19 May, 2024
Helping Children Overcome Shame - A Guide for Parents


People are sometimes confused between guilt and shame. They are two distinct feelings that need a greater understanding on the part of parents and those who look after children. Children who feel guilty about their actions tend to blame their conduct rather than themselves for what they did wrong. It’s acceptable to suffer guilt. On the other side, shame makes kids feel horrible about their errors and makes them think they are bad people. Despite the fact that experiencing shame is common, if it goes uncontrolled, children who feel shame run the danger of isolating, burying, and repressing aspects of themselves and thinking they are the issue.

Understanding the variations between guilt, humiliation, embarrassment, and shame is essential for parents to comprehend both the immediate and long-term effects of these feelings in their kids.

Here is a little guide to help you understand the distinctions:

I did something wrong, I feel guilty.

Embarrassment: “I’ve been treated unfairly”

I made a simple error, which is embarrassing.

I am a terrible person, I am ashamed.

Personality traits might also affect how you feel about yourself.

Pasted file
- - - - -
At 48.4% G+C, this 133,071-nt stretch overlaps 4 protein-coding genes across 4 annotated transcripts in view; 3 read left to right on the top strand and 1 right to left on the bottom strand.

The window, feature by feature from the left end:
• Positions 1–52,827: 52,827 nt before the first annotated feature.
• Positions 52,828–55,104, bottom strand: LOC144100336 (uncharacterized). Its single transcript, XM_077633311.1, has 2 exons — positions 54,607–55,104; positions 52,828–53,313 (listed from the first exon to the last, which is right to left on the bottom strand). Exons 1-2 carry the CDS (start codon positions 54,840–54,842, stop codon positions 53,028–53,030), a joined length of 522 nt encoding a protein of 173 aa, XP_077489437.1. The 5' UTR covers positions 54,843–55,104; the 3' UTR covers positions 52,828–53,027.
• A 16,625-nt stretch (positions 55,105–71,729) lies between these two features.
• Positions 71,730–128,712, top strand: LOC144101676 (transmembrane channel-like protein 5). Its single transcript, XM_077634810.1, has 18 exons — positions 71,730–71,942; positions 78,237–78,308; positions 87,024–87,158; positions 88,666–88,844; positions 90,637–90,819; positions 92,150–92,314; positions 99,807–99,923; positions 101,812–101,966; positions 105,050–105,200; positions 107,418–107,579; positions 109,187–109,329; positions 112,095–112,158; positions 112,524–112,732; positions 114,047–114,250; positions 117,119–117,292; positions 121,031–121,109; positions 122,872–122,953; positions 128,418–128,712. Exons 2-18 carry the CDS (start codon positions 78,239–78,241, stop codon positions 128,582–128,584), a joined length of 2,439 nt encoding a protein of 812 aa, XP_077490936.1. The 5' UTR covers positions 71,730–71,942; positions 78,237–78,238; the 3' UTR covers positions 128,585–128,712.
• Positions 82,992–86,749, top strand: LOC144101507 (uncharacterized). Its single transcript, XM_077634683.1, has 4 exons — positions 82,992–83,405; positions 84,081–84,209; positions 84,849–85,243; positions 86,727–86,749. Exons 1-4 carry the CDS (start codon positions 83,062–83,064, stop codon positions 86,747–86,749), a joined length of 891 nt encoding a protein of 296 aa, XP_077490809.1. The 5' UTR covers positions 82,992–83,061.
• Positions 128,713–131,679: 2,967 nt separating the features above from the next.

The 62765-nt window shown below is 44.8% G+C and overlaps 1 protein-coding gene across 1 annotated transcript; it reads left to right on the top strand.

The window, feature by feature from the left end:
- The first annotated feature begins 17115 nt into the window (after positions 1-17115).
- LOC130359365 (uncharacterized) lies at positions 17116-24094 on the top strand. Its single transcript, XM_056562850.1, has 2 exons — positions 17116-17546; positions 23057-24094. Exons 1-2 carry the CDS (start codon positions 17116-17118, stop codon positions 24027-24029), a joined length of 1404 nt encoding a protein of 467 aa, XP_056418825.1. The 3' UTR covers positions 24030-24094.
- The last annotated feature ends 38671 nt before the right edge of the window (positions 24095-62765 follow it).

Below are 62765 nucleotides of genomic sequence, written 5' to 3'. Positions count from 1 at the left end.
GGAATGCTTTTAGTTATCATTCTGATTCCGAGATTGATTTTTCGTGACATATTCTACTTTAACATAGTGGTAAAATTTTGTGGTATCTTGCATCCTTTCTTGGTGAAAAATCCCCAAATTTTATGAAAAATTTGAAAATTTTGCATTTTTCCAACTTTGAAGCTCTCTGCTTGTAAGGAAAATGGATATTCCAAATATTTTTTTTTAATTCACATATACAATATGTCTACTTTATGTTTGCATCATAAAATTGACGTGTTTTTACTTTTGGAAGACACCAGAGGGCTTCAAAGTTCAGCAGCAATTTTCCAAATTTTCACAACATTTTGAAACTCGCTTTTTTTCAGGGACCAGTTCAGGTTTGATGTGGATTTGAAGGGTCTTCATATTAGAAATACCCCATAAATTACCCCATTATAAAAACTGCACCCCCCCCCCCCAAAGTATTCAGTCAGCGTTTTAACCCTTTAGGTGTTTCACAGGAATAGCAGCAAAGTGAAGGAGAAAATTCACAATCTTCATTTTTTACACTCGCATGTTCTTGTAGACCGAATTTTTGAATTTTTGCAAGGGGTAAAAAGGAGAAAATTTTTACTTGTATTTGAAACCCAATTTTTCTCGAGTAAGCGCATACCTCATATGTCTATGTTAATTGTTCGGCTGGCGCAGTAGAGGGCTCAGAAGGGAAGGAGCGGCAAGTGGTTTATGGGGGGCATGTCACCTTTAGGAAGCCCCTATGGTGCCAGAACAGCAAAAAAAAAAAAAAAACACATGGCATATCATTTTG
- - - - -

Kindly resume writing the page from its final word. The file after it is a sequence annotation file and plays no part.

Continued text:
Guilt-Prone vs. Shame-Prone Personalities

Shame-prone personalities perceive the sensation as never-ending whereas guilt-prone people perceive shame as passing, leading to a lasting sense of hopelessness. Over time, excessive shame has a favorable relationship with anxiety disorders like:

  • Social anxiety
  • Disorder of post-traumatic stress
  • Agoraphobia
  • Disorder of generalized anxiety
  • certain phobias
  • OCD, or obsessive-compulsive disorder
  • Excessive shame is also linked favorably to bipolar and unipolar depression, self-harm, and mood disorders.

As you can see, shame can be quite damaging since it gets to the core of how children view themselves. Thankfully, there are strategies for parents to lessen the damaging effects of shame:

See also  Arogya Raksha Policy Features, Benefits, Eligibilty Criteria

1. Discussing and Normalizing Shame

Shame is experienced in two parts: behaving and talking. We are prone to quiet, secrecy, and judgment when we are behaving out of shame. Talking about shame prevents hopelessness. Shame can slow down normal growth and development over time, especially in young children. We are urged to exercise empathy, self-compassion, and vulnerability through talking about shame and telling others about our experiences. When a parent, for instance, is feeling ashamed and fights the need to withdraw and isolate themselves in favor of talking about the experience with a trusted family member, they are being a role model to their child.

Since shame cannot live in the light, it is important to talk about our experiences with feeling ashamed. Shame lessens its hold on us through the talks we have with our social relationships.

Even while repeated cycles of shame can be harmful, the feeling itself is natural. In actuality, experiencing shame provides significant social and evolutionary experiences. Anyone who has the capacity for social interaction will unavoidably face shame. It’s crucial that we continue to be aware of how we react to shame and how we talk about it.

2. Identifying and Building Resilience against Shame